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Friday, June 17, 2022

Emerald of Earth – EPISODE 22 Aspie

Almost-thirteen Emerald Marcillon lives with her parents, who have dug up evidence of aliens in Chicxilub Crater in Yucatan, they have found artifacts that point to a long-ago alien war. An alien artificial intelligence called Inamma has survived that war. It tries to steal the artifacts that when assembled, can destroy all of Humanity. But it can’t find them and kills Emerald’s parents. Emerald escapes and is taken into Earth orbit to the SOLAR EXPLORER. Inamma follows Emerald into space, and the ship’s captain, who is also her great-aunt, tries to hide her from Inamma. Emerald holds the key to the artifacts. Emerald is not the best at making friends, but manages to make a few on SOLAR EXPLORER. When her friends and crew members find what Inamma is, they fight together to protect the artifacts.

(If you like what you see, share this link with a friend! This is where the story starts -- Season 1, Episode 1 is at the bottom: (

“The purpose is to make sugar crystals.” She waved at one of the trays. “This is teache – raw sugar syrup. When this one is full, we move it across the room and pour it into one of the pans there,” she pointed to a shallow, empty pan. “It cools off and crystallizes into raw sugar.”

“And then?”

“A robot comes in every night and empties the raw sugar pans. We start all over again the next morning.”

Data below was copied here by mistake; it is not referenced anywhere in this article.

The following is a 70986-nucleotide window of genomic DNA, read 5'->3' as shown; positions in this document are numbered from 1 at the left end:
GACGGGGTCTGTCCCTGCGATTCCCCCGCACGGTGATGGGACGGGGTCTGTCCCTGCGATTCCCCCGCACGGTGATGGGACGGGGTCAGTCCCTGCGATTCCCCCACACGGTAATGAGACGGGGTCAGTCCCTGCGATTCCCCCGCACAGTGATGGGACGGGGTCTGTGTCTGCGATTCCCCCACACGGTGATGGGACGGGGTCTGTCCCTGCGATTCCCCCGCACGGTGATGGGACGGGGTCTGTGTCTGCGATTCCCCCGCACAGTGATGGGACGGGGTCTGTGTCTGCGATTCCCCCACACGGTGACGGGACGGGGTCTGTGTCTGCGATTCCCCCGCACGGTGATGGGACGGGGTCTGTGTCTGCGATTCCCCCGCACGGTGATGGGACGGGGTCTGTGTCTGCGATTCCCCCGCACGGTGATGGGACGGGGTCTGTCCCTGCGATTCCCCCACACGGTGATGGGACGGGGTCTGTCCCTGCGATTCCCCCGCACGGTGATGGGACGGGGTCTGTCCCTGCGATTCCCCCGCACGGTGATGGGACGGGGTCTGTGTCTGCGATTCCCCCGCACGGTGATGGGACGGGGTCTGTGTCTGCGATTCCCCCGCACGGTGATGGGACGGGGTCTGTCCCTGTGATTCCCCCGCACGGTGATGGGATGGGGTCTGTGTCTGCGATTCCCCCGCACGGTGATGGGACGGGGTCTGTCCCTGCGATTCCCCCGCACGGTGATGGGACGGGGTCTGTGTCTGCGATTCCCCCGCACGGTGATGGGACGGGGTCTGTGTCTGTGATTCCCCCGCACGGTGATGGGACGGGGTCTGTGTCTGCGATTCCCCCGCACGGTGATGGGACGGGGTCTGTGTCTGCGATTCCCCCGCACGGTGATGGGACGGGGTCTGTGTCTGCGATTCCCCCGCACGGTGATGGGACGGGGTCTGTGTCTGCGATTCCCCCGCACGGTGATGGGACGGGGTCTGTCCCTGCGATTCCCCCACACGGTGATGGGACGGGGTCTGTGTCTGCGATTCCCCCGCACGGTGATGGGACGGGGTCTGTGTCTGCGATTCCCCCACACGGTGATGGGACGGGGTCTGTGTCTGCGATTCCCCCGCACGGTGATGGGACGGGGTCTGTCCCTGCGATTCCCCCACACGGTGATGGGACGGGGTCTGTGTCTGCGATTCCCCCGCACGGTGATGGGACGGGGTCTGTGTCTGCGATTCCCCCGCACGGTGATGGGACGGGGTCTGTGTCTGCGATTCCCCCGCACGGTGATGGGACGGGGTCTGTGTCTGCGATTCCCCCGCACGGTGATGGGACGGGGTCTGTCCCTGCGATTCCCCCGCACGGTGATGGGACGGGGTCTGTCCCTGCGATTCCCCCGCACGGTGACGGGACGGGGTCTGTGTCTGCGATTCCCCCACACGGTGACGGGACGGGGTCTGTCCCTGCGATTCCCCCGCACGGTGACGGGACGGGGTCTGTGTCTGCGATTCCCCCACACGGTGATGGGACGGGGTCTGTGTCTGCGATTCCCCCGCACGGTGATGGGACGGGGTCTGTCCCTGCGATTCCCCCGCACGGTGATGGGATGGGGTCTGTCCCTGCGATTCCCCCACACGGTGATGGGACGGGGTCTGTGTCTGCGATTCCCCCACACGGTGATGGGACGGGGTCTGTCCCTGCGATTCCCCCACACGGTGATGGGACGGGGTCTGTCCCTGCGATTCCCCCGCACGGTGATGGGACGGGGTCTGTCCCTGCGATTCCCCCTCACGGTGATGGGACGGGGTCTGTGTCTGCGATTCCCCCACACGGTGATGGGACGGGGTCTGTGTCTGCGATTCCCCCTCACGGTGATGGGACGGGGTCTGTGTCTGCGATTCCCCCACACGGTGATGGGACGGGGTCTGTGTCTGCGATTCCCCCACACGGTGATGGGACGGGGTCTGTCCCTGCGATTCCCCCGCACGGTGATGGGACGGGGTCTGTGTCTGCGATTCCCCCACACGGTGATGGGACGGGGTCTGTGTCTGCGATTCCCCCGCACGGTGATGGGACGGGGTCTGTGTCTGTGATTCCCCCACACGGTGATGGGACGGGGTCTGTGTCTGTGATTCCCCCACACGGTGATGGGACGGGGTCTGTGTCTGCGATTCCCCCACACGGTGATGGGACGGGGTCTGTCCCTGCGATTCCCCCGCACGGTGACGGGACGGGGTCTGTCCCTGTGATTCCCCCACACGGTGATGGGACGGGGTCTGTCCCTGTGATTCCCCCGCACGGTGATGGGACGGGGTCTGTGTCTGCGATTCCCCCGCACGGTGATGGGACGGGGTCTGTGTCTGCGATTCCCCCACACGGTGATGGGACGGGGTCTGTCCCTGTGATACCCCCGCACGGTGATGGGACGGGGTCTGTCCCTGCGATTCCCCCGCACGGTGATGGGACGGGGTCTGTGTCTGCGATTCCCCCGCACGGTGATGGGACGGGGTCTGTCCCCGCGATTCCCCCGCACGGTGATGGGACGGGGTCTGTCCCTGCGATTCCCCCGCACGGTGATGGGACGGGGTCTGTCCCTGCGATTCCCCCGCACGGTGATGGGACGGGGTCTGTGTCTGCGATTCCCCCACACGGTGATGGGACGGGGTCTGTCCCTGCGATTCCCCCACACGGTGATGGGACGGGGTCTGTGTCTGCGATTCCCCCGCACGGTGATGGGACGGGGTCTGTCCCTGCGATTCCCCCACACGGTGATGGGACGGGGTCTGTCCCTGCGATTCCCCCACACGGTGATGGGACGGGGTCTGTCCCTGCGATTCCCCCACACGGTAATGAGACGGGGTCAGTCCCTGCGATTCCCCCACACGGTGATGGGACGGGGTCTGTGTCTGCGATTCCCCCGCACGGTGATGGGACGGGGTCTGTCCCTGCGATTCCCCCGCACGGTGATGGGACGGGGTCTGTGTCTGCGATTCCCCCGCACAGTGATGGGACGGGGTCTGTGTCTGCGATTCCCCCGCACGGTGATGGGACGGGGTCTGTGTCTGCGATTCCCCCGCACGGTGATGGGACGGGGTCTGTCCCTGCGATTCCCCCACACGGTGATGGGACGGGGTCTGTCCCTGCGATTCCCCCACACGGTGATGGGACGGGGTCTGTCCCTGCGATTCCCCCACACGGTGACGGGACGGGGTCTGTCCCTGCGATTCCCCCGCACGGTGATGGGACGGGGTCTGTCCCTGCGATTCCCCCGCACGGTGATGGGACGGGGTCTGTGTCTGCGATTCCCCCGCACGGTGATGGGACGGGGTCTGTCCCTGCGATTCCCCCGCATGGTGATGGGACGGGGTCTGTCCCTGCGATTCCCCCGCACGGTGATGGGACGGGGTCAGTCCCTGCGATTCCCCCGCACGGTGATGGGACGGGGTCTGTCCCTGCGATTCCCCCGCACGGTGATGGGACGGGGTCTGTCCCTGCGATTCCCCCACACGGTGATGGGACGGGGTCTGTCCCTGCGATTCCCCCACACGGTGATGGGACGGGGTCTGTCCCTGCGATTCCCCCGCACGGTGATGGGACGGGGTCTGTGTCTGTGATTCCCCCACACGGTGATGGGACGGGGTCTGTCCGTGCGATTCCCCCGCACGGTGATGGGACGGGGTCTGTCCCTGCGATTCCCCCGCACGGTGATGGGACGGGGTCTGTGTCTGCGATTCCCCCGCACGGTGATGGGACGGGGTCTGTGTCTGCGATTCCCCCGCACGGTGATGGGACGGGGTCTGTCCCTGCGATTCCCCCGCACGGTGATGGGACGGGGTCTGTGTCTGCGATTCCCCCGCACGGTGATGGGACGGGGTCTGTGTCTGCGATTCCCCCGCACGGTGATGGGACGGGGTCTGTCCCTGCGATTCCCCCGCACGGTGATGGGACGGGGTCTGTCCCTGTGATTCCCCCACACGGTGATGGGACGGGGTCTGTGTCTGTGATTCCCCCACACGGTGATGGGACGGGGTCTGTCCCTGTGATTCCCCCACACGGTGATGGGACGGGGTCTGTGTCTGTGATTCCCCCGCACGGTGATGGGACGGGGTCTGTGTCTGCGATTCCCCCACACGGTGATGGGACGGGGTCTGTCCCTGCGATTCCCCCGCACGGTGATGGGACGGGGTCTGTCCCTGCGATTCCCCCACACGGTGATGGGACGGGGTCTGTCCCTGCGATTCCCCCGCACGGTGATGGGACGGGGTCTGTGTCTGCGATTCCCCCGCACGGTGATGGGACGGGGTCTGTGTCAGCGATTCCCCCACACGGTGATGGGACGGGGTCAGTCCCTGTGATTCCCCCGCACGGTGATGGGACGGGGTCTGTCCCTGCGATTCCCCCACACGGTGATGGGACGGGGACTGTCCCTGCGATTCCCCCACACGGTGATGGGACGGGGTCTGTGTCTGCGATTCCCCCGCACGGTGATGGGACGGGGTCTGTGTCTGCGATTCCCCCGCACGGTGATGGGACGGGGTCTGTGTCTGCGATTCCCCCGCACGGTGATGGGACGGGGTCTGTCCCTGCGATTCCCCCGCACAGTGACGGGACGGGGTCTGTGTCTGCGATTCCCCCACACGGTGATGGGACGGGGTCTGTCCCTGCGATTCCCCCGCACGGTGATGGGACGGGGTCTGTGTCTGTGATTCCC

“That’s all we do is stir?”

Izegbe added, “And sweat.”

Ayaka smirked, turned, grabbed a hose and handed it to Emerald, “And clean out the pans. The newbie always does it.”

Izegbe hesitated and added, “At least the first time.”

Ayaka shot her a dirty look.

Izegbe ignored her and said, “You can start with the crystallizing pans. When it comes time to dump the first into the second, I’ll call you.”

Izegbe and Ayaka left Emerald to the shallow pan, climbing up the ladder and stirring the largest vat with what looked like a canoe paddle.

Emerald turned back to her pan. The surface was crusted with dark brown crystals. She knelt down and scratched at them. They were hard as rock. She twitched on the hose and pulled the trigger nozzle. Nothing happened.

With a sigh, she stood up and followed the hose to a wall where she turned on a spigot. Back at the crystallization pans, she noticed a wide grate in the floor. She set to work cleaning out the crystals with water and dumping the heavy pans so that the dirty water ran into the grate.

Then she did the next one. And the next one. And the next one.

By the time she was done, Izegbe called her to help dump the first batch of boiling hot juice into a clean second pan. All three girls lifted the pan with thick gloves, face shields and heavy aprons in place, and grunting, poured the liquid carefully into the cooling pans. Together.

Three hours later, all four pans were boiling, steam swirling around the house, stiflingly hot. Emerald and others he girls stepped to the door by rotation, going back to the pans after a few moments of fresh air. The stench of boiled plants permeated everything.

Izegbe stirred the first and deepest pan with a long, shovel-like paddle, Ayaka the second and Emerald the third and fourth because they were shallow and easy to stir.

After a while, Ayaka shouted over the roar of the furnaces under the pans, “I gotta pee!”

Izegbe nodded and Ayaka scrambled down the ladder and out the door. Izegbe took over her stirring duties.

Some time passed then Izegbe waved for Emerald to come by her. She shouted, “I gotta find Ayaka! Keep stirring. Start at this one, stir it shortest, then as the pans get deeper, stir longer then start here again. Keep the juice moving or it’ll burn and we’ll all get in trouble!”

Emerald nodded.

Izegbe winked, glanced up at the surveillance cameras and hurried out after Ayaka.